“These findings show that women with PCOS are under hormonal oppression. After all, undoubtedly, these hormonal changes affect the emotional state of the patients…The impaired psychosocial functions in patients with PCOS are associated with frustration feelings and anxiety.”
If you have PCOS, there’s a good chance you also have low GABA levels.
How do I know if I am low in GABA?
As with any disorder, there are symptoms to having low GABA. Some of them are:
- Trouble relaxing or loosening up
- Anxiety or panic disorders
- Feelings of helplessness
- Irritable bowel syndrome (IBS)
- Easily agitated or angered
- Difficulty in sleeping due to racing thoughts
When you constantly have your nerve cells running all over the place, you’re bound to experience restlessness, agitation, and eventually lack of sleep. Lack of sleep can snowball into illnesses linked to chronic sleep deprivation which will only worsen the situation with someone who is already diagnosed with PCOS.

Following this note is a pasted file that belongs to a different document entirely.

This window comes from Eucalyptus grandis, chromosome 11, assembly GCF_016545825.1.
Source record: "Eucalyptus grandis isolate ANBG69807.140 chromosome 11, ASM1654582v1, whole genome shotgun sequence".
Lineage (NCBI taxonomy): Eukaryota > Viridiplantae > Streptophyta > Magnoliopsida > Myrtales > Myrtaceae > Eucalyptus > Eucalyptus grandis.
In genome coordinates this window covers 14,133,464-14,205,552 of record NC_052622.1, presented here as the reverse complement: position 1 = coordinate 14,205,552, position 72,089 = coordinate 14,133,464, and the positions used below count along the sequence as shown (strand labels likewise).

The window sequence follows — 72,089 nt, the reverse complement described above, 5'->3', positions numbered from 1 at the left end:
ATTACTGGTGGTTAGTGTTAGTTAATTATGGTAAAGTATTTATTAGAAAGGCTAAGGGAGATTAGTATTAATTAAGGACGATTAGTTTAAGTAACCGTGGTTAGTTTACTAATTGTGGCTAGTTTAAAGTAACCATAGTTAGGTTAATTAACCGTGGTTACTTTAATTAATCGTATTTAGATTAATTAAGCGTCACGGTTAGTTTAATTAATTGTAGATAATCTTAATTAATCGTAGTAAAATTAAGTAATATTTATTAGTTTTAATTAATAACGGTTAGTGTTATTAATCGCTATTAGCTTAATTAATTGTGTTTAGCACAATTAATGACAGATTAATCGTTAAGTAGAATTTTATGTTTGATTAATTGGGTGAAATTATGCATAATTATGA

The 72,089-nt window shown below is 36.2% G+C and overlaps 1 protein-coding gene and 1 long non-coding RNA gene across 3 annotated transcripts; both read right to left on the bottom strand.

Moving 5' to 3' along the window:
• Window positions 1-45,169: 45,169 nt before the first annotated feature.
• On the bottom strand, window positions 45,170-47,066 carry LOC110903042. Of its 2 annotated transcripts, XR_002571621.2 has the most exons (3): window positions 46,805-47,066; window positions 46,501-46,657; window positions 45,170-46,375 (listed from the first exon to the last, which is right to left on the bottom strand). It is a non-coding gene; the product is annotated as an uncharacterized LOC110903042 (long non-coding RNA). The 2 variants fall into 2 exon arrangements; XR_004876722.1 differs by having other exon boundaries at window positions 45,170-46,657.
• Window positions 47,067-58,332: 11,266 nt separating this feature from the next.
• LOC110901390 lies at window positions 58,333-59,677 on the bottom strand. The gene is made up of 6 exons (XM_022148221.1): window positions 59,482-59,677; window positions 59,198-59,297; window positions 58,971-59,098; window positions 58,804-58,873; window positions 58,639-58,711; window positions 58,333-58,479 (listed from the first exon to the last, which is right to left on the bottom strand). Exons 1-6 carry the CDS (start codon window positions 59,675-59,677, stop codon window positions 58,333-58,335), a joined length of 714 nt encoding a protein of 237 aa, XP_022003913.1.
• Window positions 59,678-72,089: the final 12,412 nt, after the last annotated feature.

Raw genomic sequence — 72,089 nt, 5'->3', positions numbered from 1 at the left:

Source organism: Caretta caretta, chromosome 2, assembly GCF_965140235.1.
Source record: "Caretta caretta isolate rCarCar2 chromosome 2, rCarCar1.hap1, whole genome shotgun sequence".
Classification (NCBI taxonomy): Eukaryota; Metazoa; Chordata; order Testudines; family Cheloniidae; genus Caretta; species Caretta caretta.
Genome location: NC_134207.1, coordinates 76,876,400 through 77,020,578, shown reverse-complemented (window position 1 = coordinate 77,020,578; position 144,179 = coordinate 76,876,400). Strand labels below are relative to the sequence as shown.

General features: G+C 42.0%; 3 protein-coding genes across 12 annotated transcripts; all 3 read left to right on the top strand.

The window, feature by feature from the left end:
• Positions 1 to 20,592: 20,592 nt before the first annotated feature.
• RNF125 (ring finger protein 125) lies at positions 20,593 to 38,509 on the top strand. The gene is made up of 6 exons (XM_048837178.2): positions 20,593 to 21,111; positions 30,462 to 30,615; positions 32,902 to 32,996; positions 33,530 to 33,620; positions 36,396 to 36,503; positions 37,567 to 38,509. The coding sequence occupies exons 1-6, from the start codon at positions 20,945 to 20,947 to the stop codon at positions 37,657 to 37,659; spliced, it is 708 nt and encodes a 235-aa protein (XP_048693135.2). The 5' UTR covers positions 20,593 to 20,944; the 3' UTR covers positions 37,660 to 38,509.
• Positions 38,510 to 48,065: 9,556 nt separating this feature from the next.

So I’m low, what can I do?
As with many diseases, one of the root causes of having low GABA is poor lifestyle choices. Even something as seemingly trivial as sleep can be a root cause of low GABA. Sleep and GABA go hand in hand. When you have low GABA, you have bad sleep and vice versa. If you can force your body to adapt to a regular sleeping pattern, and ultimately improve circadian health, your body will naturally have better GABA receptors and respond to GABA neurotransmitters faster.
Other lifestyle choices you can try include:
- Dietary changes
- When it comes to diet, you would want to eat foods where GABA is found. I say found because glutamine is a byproduct of fermentation in foods. Some of these foods are sauerkraut, kimchii, kefir, and kombucha.
- Regular exercise
- There’s a lot to say about the benefits of exercise, but regular movement is ideal for all neurotransmitters specially GABA. Low-intensity walking or calming exercises like yoga all help support healthy GABA levels.